Review of Roborock S6 MaxV Robotic Vacuum
The robotic vacuum I most liked in 2018 was the Vanigo Smart Robot. Its agility, throughout my test procedure, proved outstanding, the vacuum enjoyed remarkable battery life, and it boasted a gyro-based navigational system.
In 2019, the Samsung Powerbot R7040 was my most notable review subject. This robotic vacuum kept corners noticeably cleaner than its competition and utilized a camera-based navigation system.
This year, I was overwhelmed by the Roborock S5 Max’s LIDAR navigation system, which produced excellent maps for both vacuuming and mopping operations.
Roborock will soon be releasing the S6 MaxV. While similar to the S5 Max, this vacuum is fitted with two front-mounted cameras used in conjunction with a Qualcomm® APQ8053 processor chip. This setup enables the vacuum to recognize and avoid a range of common robot-trapping obstacles.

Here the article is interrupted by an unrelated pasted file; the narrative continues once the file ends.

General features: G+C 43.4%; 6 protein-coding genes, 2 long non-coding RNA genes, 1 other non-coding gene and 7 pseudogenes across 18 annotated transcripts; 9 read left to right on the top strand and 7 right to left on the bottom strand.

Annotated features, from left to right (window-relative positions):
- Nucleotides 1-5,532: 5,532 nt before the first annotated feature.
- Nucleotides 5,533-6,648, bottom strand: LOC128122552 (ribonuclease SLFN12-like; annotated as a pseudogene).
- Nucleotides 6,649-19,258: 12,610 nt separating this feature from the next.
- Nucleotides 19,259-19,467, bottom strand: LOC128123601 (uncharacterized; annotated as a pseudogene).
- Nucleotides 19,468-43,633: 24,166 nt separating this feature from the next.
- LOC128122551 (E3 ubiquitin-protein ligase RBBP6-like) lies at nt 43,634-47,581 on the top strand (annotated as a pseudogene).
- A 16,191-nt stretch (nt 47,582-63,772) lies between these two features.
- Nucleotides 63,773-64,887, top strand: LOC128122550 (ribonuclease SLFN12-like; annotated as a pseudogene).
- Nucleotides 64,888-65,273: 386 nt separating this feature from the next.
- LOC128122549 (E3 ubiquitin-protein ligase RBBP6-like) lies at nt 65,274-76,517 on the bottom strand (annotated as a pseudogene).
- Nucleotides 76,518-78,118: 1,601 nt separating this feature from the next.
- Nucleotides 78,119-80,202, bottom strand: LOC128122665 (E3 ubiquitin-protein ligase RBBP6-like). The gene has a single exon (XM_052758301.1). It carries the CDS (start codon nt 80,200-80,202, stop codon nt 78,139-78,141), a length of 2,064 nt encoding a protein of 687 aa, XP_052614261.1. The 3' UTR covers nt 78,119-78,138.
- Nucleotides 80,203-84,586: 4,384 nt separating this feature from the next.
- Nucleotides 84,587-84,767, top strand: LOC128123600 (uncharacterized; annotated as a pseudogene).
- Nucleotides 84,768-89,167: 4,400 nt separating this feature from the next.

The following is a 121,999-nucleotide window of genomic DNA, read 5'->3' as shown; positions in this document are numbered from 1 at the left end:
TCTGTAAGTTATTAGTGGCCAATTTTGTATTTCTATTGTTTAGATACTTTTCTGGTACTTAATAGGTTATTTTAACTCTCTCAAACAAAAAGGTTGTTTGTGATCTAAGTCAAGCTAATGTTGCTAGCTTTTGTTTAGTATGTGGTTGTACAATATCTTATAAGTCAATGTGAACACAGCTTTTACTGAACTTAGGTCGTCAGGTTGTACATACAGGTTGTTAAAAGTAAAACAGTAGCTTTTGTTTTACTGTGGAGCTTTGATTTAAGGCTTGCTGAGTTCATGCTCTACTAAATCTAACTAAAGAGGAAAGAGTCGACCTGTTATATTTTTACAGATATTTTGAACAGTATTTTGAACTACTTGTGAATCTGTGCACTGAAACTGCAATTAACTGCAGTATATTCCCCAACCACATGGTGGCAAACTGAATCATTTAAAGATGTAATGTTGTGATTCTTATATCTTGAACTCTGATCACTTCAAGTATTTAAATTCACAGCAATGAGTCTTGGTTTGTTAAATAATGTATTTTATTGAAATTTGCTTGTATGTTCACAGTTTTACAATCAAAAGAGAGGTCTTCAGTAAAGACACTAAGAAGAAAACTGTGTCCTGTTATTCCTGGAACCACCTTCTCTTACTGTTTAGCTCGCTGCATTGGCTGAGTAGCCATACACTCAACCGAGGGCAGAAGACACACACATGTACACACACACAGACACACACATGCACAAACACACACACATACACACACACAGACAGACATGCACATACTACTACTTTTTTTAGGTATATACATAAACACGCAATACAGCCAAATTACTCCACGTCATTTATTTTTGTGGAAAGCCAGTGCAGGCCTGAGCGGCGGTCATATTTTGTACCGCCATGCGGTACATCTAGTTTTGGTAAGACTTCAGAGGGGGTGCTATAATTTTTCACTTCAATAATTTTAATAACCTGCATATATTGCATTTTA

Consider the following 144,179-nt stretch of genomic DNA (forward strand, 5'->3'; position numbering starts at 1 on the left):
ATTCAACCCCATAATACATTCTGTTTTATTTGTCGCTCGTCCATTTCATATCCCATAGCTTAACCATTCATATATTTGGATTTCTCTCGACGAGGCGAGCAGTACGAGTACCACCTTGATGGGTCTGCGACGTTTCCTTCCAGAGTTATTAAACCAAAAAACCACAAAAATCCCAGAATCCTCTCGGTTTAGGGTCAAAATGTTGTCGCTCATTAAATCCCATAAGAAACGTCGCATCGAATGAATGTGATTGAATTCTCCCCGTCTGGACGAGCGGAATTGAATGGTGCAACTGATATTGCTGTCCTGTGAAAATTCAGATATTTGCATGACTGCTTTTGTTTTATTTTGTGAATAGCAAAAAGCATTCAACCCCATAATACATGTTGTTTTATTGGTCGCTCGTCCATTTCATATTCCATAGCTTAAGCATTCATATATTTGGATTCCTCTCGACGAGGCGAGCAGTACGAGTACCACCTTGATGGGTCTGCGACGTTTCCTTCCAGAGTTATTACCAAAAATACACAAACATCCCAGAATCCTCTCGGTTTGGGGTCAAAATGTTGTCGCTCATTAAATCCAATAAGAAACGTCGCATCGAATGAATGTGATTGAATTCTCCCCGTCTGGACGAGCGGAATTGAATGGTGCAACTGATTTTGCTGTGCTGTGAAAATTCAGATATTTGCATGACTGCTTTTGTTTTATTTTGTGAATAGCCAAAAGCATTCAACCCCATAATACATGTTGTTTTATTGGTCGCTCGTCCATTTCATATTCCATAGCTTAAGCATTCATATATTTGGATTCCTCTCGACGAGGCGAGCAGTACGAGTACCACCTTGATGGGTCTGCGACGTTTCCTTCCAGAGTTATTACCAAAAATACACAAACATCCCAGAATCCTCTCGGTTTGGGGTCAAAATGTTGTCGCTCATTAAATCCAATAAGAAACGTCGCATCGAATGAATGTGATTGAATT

If this system functions as advertised, the robot will circle safely around pet waste, food bowls, and all the junk that commonly clutters floors. But does it work? Is this claim simply junk science well lubricated by snake oil? Read on and find out.
The Roborock S6 MaxV weighs just over eight pounds. It spans 13.9 inches and is 3.8 inches high. A revolving laser and a vertical bumper fit within a turret located at the top of the vacuum. The three deck-mounted pushbuttons can initiate spot cleaning, normal cleaning operations, or send the vacuum back to its dock.
A dustbin, brush tool, reset switch, and WiFi indicator hide beneath the robot’s upper lid.
Located under this robotic vacuum, are a pair of large rubber-coated drive wheels, a sturdy castor, side brush, four drop sensors, and the main brush. Two metal contacts charge the battery, stored inside a covered compartment.